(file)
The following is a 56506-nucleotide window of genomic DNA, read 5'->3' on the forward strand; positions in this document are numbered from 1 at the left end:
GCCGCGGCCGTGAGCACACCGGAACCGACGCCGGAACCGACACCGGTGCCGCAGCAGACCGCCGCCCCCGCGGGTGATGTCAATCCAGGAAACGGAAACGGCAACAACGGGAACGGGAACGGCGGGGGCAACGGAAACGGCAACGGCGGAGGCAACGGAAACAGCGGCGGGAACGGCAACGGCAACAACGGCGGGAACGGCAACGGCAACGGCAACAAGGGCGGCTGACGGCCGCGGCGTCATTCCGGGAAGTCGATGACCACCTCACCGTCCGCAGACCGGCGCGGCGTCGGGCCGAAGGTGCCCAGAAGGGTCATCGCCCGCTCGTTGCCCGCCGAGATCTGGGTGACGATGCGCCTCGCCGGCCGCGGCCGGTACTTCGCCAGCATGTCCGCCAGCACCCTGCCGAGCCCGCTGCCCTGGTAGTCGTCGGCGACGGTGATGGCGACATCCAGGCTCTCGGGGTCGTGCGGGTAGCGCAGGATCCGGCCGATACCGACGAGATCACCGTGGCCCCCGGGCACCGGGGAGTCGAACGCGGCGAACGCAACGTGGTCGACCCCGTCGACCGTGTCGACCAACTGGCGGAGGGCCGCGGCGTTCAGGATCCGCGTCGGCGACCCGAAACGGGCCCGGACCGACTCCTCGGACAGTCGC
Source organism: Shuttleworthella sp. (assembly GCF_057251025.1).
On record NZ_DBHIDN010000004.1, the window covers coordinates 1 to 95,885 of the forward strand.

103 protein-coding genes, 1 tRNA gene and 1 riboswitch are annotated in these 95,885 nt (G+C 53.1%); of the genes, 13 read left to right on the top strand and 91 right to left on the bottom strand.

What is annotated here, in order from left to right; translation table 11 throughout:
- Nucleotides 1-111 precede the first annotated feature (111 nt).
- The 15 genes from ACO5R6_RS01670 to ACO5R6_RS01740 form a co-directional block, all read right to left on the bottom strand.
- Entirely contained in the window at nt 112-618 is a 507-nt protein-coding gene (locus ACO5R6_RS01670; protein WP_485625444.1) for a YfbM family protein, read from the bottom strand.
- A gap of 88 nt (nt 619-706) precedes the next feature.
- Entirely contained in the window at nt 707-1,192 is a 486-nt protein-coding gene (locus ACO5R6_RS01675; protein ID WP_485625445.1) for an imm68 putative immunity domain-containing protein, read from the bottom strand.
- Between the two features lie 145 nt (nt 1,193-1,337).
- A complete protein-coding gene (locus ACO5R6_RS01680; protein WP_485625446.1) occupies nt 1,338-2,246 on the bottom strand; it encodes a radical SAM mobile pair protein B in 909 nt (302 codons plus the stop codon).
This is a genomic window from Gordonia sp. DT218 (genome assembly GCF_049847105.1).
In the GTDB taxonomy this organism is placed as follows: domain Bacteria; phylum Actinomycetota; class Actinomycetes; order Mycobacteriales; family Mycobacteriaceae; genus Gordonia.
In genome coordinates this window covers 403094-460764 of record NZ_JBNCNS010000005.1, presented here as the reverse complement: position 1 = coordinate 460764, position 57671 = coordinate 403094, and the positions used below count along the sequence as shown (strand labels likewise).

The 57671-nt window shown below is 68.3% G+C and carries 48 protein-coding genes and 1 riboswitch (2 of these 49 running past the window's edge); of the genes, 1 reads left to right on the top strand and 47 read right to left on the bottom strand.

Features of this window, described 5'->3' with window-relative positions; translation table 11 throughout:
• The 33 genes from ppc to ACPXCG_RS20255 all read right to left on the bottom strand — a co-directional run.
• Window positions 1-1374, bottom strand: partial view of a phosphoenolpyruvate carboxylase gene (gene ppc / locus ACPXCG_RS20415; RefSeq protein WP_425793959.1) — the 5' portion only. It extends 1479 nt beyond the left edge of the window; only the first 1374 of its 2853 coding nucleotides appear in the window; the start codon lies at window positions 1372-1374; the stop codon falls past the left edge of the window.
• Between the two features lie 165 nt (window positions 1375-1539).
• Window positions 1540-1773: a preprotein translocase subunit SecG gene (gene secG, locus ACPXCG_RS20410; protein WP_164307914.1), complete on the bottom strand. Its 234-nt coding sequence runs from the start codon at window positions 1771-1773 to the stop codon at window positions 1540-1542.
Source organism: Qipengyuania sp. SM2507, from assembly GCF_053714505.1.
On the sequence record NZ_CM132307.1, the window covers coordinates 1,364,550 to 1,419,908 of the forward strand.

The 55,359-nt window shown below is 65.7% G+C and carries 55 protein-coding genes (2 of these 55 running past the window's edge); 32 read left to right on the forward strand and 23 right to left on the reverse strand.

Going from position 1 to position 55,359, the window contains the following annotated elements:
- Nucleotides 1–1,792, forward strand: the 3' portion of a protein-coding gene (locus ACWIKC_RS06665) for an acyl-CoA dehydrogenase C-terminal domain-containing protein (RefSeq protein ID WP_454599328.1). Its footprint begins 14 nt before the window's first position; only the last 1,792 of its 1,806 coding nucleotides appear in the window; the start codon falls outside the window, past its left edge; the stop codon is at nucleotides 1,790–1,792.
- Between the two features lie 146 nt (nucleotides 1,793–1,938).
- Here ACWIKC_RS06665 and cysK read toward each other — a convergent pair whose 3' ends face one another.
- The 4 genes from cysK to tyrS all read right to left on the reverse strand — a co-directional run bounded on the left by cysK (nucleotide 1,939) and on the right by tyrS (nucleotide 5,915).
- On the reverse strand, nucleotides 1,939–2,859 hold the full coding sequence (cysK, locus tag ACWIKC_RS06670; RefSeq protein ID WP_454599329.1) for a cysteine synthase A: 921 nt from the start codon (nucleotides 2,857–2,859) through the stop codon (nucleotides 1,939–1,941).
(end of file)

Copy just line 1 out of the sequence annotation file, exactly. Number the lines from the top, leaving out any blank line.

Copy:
The following is a 56506-nucleotide window of genomic DNA, read 5'->3' on the forward strand; positions in this document are numbered from 1 at the left end: